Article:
If New Zealand has developed a new ‘cult’ wine to rival Cloudy Bay in its 1990s heyday, it is ironic – and perhaps very fitting – that a top contender would be Greywacke’s Wild Sauvingon Blanc. For the man who launched Greywacke in 2009 is Kevin Judd, for 25 years the man who also made Cloudy Bay.
Named after a type of river stone found in the Marlborough region, Greywacke was an instant success. Tasting it in 2011 I rated that first release of the Wild Sauvignon 93/100 (still the joint highest score I’ve ever given to a Marlborough Sauvignon Blanc), but every wine in that initial release – the regular Sauvignon Blanc, Pinot Gris, Pinot Noir and Late Harvest Gewurztraminer – scored in the 90s with me. Critics loved the wines and as word spread, so did wine drinkers. A new legend was born.
I’ve managed to meet up with Kevin a couple of times and to keep up with the wines, tasting the new releases each year, so it was a pleasure when he arranged for me to have this mini-vertical of all vintages of the Wild Sauvignon, 2009 – 2013, to taste the first five years of wine history in the making. The 2014 is now on UK shelves.
As the name suggests, the ‘wild’ Sauvignon is made with naturally occurring yeasts (a big departure from the Marlborough norm, where specific cultured yeasts are used to enhance aroma, flavour and texture), and it is made in old oak barrels in a style more akin to Burgundy. Kevin does not own vineyards, so sources fruit from the cool Southern Valleys and the central Wairau Plains. With all of the Greywacke wines there’s a terrific balance between ‘hand’s off’, natural winemaking and pin-point, light touch accuracy.
New expressions of Sauvignon Blanc are becoming more and more important for Marlborough, and Greywacke is undoubtedly a trailblazer in that respect. It is still leading the pack.
Greywacke is imported by Liberty Wines.
(2016) I just loved the creamy togetherness of this six-year-old Wild Sauvignon, where the sweet, ripe flesh of nectarine fruit, pushing into tropical, lightly smoky mango and papaya, is still infused with both the almond creaminess of the barrels, and the superb lime-streaked acidity that characterises these wines. Everything is wrapped in a delicious sheen of fragrant and delicate oak and downy fruit softness.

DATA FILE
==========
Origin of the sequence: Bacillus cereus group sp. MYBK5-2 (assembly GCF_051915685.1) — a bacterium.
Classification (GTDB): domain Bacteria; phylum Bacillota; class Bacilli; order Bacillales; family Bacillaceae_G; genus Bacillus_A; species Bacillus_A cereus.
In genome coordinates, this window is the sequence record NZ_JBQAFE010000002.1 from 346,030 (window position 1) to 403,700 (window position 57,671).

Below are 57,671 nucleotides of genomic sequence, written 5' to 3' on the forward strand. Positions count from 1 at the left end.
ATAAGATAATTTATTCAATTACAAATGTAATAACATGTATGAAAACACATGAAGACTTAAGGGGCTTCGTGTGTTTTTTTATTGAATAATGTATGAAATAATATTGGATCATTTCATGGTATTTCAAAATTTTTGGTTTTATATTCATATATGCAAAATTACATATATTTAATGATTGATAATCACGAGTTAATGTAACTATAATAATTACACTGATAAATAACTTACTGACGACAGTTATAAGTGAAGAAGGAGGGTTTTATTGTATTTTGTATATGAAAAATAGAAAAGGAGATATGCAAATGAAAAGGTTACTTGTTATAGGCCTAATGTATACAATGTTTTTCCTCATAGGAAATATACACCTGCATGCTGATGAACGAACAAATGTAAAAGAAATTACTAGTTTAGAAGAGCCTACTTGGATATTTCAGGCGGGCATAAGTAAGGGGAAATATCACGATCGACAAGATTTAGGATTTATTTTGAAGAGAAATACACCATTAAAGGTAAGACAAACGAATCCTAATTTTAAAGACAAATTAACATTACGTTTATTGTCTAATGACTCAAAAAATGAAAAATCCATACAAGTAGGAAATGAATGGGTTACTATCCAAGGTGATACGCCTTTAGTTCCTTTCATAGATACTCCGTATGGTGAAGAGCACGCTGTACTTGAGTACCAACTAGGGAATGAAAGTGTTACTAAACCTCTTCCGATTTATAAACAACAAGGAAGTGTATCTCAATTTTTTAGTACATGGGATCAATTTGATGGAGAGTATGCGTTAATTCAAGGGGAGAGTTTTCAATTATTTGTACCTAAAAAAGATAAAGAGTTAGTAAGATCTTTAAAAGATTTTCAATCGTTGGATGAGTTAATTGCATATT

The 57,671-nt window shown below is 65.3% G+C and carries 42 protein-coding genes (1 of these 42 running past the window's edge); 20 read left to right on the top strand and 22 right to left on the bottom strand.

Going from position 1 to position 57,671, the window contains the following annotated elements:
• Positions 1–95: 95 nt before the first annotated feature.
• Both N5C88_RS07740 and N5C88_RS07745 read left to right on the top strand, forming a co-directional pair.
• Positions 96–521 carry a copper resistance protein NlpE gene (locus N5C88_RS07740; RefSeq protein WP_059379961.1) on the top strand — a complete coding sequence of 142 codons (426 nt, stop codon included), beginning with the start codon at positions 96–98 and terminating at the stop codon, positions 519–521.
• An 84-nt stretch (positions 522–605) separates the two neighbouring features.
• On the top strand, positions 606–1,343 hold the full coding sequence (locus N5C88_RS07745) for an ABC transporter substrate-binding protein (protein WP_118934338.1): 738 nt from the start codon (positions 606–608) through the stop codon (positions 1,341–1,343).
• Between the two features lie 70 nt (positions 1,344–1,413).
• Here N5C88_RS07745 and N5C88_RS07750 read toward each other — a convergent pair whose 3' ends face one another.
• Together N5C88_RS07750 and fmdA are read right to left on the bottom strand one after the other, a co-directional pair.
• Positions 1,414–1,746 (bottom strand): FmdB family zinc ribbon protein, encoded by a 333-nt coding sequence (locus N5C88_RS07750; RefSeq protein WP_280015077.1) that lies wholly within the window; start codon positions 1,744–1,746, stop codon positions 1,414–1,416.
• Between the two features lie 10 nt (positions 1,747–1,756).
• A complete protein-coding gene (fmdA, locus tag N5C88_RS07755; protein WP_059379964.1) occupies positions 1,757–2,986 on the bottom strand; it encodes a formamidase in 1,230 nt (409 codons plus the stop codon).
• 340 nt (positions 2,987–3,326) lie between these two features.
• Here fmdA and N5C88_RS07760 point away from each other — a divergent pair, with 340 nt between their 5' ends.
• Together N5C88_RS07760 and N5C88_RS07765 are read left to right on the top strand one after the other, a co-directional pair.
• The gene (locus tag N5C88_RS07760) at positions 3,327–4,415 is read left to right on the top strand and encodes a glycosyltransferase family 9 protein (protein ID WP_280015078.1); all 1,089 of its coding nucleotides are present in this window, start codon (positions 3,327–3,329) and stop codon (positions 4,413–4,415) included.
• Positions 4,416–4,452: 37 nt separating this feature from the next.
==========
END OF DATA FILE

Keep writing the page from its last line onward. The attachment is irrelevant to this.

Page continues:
(2016) This is a powerful Wild Sauvignon, with both a beefy 14% alcohol and a thwack of oak that seems to slightly dominate both nose and palate. There is a huge core of herbaceous character, and a mineral intensity, making this a formidable and profound example that has such concentration and such deeply-etched aromas and flavours that it is just a little less approachable as a drink right now than some, but which is hugely impressive. It's a wine that will integrate and improve further.
(2016) There's a gorgeous sense of ripeness and quite opulent, succulent fleshiness where peach and fragrant nectarine skins melt into a touch of almond and sweet earth. In the mouth its a Wild Sauvignon with so much texture, the creaminess and the little disruptive graininess of tannin and grapefruit acidity, against that flood of creamy and rich, fleshy stone-fruit density. With its 14% alcohol a substantial expression of this wine that will show at its very best with food.
(2016) The pea-shoot pungency of the Sauvignon comes through here in a wine from a cool year where those herbaceous aromas thrive, though the palate has both gently tropical, nectarine like fruit and a terrifically decisive sweep of citrus acidity. The oak very much in the background, but a more orthodox expression of Marlborough Sauvignon in many ways.
And a note on the latest 2013 release of Greywacke’s Pinot Noir:
(2016) This is a Sauvignon Blanc that marches to a different beat. It has intriguing nutty and honeyed nuances as well as ripe ogen melon fruit and a little hint of Sauvignon herbaceousness. On the palate it is savoury and layered, complex flavours underpinned by a grapefruit juicy tang and length, in a powerful yet subtle interpretation of the style. Will age for five years easily.
(2016) Kevin Judd rarely puts a foot wrong and so it is with this terrific Pinot which displays fabulous complexity, so much schist and smouldering embers, truffle and complex terroir character. So long, bright, but with unfolding depths. Should cellar for five years and more, but delicious now.